College Football Coach Who’s Not Mack Brown Loses His Job
There’s not much similarity between beleaguered University of Texas football coach Mack Brown and now-former University of Southern California coach Lane Kiffin, who was fired early Sunday morning.
For one thing, whatever trouble Mack’s been having for the past three years, he’s already shown the world that he can coach, not just at UT—where he rebuilt the program, won a BCS championship, and played for another one—but also at the University of North Carolina.
Whereas Kiffin, while successful as the offensive coordinator of the Trojans’ 2005 team—yes, the one that lost to Texas in the BCS Championship Game—is a three-time head coach failure: with the Oakland Raiders, the University of Tennessee, and now the Trojans. Though it should be noted, as it was by USC athletic director Pat Haden, Kiffin’s efforts were obviously hampered by scholarship restrictions, a result of NCAA violations dating back to that same ’05 squad, and vacated Heisman Trophy winner Reggie Bush.
That said, because they played each other in that game and because both programs have been in a tailspin, the fate of the two schools this season had already been a topic of discussion. “Back then, it felt as if Pete Carroll’s Trojans might well ‘win forever,'” wrote Sports Illustrated’s Stewart Mandel on September 8. And because they didn’t:
It felt like Texas, being Texas, would keep reloading and rolling for as long as Mack Brown visited recruits in their living rooms.
When Mandel wrote that, he was reacting to UT’s September 7 pasting at the hands of BYU, as well as Washington’s State’s 10-7 win over the Trojans. “This season, the BCS title game will return to the Rose Bowl on Jan. 6,” he noted. “It’s now a foregone conclusion that both [USC and UT] will either be looking for, or will have recently hired, new coaches by that date.”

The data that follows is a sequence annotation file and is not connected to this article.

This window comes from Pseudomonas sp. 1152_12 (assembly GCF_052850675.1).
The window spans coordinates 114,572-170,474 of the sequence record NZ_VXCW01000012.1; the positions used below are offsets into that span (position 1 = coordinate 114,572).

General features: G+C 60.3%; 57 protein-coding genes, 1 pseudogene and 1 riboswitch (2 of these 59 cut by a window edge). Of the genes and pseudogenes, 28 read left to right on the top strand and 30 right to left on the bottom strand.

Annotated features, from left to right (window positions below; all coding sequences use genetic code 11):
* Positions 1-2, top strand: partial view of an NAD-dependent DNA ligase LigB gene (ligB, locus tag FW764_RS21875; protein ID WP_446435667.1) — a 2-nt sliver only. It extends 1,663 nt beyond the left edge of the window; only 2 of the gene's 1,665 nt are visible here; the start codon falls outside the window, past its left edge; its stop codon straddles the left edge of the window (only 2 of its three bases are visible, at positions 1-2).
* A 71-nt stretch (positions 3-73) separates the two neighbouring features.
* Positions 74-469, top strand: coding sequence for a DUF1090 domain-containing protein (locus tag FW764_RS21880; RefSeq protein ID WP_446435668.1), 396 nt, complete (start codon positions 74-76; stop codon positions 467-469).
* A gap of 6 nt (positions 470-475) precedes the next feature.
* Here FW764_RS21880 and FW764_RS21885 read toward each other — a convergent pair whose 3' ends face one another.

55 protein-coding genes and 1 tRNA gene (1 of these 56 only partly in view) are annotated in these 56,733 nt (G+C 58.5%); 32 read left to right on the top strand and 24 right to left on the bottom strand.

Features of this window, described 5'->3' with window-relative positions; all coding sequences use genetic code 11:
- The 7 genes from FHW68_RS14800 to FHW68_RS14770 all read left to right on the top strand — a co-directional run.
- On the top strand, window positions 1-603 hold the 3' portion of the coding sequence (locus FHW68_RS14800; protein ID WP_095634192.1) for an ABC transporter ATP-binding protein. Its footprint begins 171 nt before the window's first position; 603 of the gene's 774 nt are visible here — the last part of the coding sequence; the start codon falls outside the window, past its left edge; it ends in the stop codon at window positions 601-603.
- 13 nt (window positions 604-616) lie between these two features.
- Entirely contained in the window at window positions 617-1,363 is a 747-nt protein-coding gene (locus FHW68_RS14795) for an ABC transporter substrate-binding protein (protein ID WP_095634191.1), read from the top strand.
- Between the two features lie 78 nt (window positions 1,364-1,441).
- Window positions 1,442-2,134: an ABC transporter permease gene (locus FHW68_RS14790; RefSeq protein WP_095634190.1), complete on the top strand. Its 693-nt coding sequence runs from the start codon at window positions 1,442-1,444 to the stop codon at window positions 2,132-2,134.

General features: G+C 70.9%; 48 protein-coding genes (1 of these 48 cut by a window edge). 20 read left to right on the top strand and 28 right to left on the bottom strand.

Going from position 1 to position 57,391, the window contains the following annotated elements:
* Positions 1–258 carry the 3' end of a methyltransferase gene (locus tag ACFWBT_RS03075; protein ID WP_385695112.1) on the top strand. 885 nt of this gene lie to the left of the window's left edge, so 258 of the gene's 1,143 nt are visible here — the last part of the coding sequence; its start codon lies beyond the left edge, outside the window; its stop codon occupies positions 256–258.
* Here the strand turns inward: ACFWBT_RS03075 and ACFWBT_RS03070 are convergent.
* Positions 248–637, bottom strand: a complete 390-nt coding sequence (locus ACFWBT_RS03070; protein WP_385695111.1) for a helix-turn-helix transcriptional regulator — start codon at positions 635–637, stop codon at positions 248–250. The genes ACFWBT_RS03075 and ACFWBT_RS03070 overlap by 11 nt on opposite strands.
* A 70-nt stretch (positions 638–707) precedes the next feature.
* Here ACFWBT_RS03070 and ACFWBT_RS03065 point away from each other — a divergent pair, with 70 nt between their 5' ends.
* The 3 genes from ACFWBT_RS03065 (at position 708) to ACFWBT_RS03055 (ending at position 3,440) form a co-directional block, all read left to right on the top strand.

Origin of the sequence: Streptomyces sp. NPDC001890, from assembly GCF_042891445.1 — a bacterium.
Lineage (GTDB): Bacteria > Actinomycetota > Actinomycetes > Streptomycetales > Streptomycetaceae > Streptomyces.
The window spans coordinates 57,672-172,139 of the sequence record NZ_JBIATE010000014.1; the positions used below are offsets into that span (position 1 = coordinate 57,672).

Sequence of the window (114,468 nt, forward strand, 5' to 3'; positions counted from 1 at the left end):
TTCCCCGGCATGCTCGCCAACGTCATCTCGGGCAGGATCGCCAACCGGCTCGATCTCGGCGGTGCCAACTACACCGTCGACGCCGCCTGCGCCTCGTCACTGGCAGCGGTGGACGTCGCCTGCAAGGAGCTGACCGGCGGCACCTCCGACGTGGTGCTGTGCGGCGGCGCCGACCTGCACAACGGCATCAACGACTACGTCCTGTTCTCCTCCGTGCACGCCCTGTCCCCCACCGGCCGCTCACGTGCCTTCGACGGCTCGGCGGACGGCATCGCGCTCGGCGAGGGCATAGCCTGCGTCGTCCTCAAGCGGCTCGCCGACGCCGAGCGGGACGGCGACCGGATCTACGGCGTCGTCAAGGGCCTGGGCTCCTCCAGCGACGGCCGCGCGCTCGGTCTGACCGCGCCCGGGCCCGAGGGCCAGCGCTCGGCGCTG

One down, one to go.
The Kiffin news reverberated back to Austin in two ways, one expected, and one not.
First of all, as Mandel’s SI colleague Andy Staples pointed out, it means that if in fact UT wants to make a change, they may have lost their place in line, even if it’s just via “backchannel contact” with potential hires.
As Staples coolly put it:
USC will get a head start on that other old-money program that likely will need a new coach. Texas seems too dysfunctional at the top to realize what must be done eventually, so the Longhorns will have to play catch-up.
The news also led to unexpected friendly fire from a highly august source: Longhorns legend Earl Campbell, who told Marc Berman of Houston’s Fox affiliate that it was time for Brown to go:
“Nobody likes to get fired or leave a job, but things happen,” Campbell said. “I’d go on record and say ‘yes I think it’s time.’
“I’d just say this, I take my hat off for USC for what they’ve done. They didn’t mess around with it. They just said ‘let’s do it now.’ I think at some point our university’s people are going to have make a decision….”
Campbell said it is not easy for him to call for Brown to be replaced.